Maternal smoking during pregnancy is the largest preventable cause of abnormal in-utero lung development. Despite well known risks, rates of smoking during pregnancy have only slightly decreased over the last ten years, with rates varying from 5-40% worldwide resulting in tens of millions of fetal exposures. Despite multiple approaches to smoking cessation about 50% of smokers will continue to smoke during pregnancy. Maternal genotype plays an important role in the likelihood of continued smoking during pregnancy and the degree to which maternal smoking will affect the fetus. The primary effects of maternal smoking on offspring lung function and health are decreases in forced expiratory flows, decreased passive respiratory compliance, increased hospitalization for respiratory infections, and an increased prevalence of childhood wheeze and asthma. Nicotine appears to be the responsible component of tobacco smoke that affects lung development, and some of the effects of maternal smoking on lung development can be prevented by supplemental vitamin C. Because nicotine is the key agent for affecting lung development, e-cigarette usage during pregnancy is likely to be as dangerous to fetal lung development as is maternal smoking.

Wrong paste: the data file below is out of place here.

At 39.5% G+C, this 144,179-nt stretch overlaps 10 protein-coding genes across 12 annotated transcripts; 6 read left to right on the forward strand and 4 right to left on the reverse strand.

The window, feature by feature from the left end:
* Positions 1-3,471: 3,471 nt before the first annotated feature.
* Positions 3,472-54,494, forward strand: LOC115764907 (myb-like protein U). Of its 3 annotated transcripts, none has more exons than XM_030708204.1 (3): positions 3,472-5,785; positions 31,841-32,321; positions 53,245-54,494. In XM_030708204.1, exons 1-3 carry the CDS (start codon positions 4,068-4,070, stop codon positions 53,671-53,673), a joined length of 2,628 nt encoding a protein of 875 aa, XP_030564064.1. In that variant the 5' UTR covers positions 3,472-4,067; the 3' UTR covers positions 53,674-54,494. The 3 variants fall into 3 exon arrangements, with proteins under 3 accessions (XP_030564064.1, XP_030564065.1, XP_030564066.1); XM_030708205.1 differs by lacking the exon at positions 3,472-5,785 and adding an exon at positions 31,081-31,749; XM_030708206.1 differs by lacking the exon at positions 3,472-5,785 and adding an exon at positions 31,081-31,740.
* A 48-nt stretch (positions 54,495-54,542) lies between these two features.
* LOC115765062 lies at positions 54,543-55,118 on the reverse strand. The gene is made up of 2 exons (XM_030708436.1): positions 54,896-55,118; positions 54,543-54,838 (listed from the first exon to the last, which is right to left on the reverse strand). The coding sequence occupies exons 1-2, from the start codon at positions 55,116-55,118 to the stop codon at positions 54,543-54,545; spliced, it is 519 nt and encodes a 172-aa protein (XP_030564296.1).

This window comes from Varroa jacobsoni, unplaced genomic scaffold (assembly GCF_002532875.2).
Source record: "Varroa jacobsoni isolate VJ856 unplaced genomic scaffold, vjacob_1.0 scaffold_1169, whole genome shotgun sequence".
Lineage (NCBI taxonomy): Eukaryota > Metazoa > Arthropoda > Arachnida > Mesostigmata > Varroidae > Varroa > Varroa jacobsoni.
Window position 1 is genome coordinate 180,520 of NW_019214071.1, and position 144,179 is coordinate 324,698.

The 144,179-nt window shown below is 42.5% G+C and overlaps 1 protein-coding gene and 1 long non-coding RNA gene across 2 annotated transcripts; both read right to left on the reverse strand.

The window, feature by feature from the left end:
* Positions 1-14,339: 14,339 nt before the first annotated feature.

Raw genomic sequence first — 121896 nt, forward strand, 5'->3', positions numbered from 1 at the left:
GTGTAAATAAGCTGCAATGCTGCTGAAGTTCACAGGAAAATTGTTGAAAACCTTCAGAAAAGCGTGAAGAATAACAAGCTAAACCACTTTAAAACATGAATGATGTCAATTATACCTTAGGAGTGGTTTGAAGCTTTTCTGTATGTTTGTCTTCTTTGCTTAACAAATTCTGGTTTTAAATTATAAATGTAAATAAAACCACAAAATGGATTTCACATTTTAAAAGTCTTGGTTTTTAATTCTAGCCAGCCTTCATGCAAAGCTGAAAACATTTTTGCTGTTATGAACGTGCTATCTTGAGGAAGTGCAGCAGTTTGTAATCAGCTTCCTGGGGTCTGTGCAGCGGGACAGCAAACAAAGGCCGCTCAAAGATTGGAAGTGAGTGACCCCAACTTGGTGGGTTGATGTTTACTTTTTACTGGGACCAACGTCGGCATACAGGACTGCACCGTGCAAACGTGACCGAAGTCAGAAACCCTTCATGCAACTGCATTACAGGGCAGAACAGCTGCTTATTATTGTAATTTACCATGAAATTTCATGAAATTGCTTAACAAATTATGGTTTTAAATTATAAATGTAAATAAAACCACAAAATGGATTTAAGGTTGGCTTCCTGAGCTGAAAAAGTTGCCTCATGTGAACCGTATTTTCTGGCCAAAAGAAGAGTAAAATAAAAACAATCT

Keywords: Asthma; Forced expiratory flows; In-utero smoke; Lung development; Preterm birth; Wheeze.
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